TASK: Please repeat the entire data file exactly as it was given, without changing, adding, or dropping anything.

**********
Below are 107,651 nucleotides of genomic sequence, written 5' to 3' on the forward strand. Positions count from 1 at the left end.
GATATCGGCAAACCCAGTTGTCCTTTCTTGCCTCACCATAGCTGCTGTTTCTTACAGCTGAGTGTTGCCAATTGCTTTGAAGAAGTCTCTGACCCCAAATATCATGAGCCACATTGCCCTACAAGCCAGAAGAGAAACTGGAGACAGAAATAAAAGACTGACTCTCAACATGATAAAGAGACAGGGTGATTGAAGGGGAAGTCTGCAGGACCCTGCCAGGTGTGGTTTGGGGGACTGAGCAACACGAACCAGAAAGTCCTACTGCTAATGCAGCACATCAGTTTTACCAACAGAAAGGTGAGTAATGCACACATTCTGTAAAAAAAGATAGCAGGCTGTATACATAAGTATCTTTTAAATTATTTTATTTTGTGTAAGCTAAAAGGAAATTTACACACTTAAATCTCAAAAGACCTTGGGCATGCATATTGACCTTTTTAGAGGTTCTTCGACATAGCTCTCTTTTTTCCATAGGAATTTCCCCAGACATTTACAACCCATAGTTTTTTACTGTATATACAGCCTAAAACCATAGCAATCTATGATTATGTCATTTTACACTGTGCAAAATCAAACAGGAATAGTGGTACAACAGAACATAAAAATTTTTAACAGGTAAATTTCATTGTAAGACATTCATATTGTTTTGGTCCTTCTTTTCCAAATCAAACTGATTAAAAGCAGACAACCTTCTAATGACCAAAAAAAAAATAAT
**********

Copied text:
Below are 107,651 nucleotides of genomic sequence, written 5' to 3' on the forward strand. Positions count from 1 at the left end.
GATATCGGCAAACCCAGTTGTCCTTTCTTGCCTCACCATAGCTGCTGTTTCTTACAGCTGAGTGTTGCCAATTGCTTTGAAGAAGTCTCTGACCCCAAATATCATGAGCCACATTGCCCTACAAGCCAGAAGAGAAACTGGAGACAGAAATAAAAGACTGACTCTCAACATGATAAAGAGACAGGGTGATTGAAGGGGAAGTCTGCAGGACCCTGCCAGGTGTGGTTTGGGGGACTGAGCAACACGAACCAGAAAGTCCTACTGCTAATGCAGCACATCAGTTTTACCAACAGAAAGGTGAGTAATGCACACATTCTGTAAAAAAAGATAGCAGGCTGTATACATAAGTATCTTTTAAATTATTTTATTTTGTGTAAGCTAAAAGGAAATTTACACACTTAAATCTCAAAAGACCTTGGGCATGCATATTGACCTTTTTAGAGGTTCTTCGACATAGCTCTCTTTTTTCCATAGGAATTTCCCCAGACATTTACAACCCATAGTTTTTTACTGTATATACAGCCTAAAACCATAGCAATCTATGATTATGTCATTTTACACTGTGCAAAATCAAACAGGAATAGTGGTACAACAGAACATAAAAATTTTTAACAGGTAAATTTCATTGTAAGACATTCATATTGTTTTGGTCCTTCTTTTCCAAATCAAACTGATTAAAAGCAGACAACCTTCTAATGACCAAAAAAAAAATAAT